Months before India adopted the Constitution, BR Ambedkar, its chief architect, was a bundle of anxieties. He stood at the rocking cradle of India’s freedom movement and knew, more personally than other founding members, that India would be born with serious congenital defects. Ours was a society based on meticulously graded inequality, giving itself a constitution that said we were all equal. But we knew, not all were equal.
In November 1949, the final draft of the Constitution was ready. India was to be a Republic in two months. Ambedkar knew the Constitution, as progressive as it was, was only as good as the men trusted to uphold it. “She once lost the independence she had. Will she lose it a second time?” Ambedkar said, as he delivered one of his greatest speeches, “The Grammar of Anarchy,” in the central hall of the Parliament, on 25 November. The Constitution was formally adopted the next day, with Ambedkar wondering if India had the stomach to digest the independence she was about to get.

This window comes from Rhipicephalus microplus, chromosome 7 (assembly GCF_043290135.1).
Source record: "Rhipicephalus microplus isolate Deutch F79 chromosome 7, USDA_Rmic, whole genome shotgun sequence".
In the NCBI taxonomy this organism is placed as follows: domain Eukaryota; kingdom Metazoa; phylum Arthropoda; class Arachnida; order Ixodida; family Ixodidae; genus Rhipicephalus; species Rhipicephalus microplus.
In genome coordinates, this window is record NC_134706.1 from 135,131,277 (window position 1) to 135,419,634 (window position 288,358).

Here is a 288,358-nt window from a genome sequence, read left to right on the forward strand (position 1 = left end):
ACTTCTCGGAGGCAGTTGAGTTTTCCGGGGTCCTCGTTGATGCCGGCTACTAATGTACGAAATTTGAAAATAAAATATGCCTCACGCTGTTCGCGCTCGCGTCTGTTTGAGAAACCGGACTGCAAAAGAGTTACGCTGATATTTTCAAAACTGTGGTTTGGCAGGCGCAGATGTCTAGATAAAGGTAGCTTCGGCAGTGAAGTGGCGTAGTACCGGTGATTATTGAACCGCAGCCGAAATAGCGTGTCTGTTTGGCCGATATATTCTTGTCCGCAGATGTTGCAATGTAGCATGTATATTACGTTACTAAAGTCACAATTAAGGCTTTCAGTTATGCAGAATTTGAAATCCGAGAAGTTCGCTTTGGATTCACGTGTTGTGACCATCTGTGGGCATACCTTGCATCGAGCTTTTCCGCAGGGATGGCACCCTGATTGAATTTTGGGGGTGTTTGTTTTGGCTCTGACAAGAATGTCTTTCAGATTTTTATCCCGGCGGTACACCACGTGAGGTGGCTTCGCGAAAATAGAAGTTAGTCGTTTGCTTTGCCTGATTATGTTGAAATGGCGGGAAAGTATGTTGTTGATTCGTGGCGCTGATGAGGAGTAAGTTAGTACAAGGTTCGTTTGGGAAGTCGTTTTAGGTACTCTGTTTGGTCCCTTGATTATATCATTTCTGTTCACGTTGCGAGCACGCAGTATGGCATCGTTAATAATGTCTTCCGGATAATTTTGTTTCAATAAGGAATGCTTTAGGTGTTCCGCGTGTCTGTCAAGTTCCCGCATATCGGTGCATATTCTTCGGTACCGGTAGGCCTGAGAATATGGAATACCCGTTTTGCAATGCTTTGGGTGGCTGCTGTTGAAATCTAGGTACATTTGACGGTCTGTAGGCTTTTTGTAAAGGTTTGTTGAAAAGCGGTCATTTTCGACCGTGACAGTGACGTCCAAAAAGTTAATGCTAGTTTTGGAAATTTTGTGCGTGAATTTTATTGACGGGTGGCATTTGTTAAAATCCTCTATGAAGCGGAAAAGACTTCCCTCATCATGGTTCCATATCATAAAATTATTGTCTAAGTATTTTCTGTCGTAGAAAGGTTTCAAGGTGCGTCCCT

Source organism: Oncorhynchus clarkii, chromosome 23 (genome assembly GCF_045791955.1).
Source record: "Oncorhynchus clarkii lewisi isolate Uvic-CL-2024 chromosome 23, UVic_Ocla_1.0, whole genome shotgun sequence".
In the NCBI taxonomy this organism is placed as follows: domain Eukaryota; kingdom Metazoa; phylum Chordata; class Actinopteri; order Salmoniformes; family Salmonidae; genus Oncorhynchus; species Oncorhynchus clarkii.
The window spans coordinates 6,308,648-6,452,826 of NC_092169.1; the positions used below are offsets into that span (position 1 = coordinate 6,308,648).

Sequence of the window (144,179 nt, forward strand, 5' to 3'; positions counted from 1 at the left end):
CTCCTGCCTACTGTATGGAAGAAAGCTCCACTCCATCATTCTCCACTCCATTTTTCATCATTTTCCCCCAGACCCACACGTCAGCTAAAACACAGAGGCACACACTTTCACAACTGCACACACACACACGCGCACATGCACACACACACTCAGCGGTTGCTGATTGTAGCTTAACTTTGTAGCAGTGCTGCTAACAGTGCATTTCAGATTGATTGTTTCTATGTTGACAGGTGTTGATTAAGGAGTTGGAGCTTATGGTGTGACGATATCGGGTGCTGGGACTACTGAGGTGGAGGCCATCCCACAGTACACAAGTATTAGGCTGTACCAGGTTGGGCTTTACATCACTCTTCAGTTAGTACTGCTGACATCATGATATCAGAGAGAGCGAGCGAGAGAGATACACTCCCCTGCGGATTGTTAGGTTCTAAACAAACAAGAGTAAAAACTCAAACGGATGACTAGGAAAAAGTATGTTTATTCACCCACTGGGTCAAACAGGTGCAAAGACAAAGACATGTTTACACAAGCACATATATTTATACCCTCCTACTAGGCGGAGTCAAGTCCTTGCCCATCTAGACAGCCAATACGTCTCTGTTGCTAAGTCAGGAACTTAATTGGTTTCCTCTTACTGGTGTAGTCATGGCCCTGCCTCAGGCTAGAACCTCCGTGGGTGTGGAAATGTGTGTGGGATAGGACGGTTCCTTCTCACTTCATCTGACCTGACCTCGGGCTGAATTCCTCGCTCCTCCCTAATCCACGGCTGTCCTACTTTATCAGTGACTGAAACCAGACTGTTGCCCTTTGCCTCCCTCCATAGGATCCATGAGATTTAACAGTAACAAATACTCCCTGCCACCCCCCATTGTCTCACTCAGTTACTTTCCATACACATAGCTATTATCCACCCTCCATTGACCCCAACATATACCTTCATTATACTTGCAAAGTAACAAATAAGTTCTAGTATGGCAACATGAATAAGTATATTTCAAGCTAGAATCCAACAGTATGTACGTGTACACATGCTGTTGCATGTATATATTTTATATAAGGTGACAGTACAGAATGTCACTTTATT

Ambedkar wrote “The Grammar of Anarchy” at a truly anarchical time in India’s history—between 1947 and 1950, when India was independent but did not yet have a constitution. There were no rules any longer. The text is a brilliant and meticulous prescription to avoid exactly where India is right now: in a state of utter chaos, condemned to be free, with the political parties in power assuming that the chief purpose of power is to oppress everyone from behind large desks in their luxurious, tax-payer funded offices where everyone has learnt to use the language of democracy to subvert it.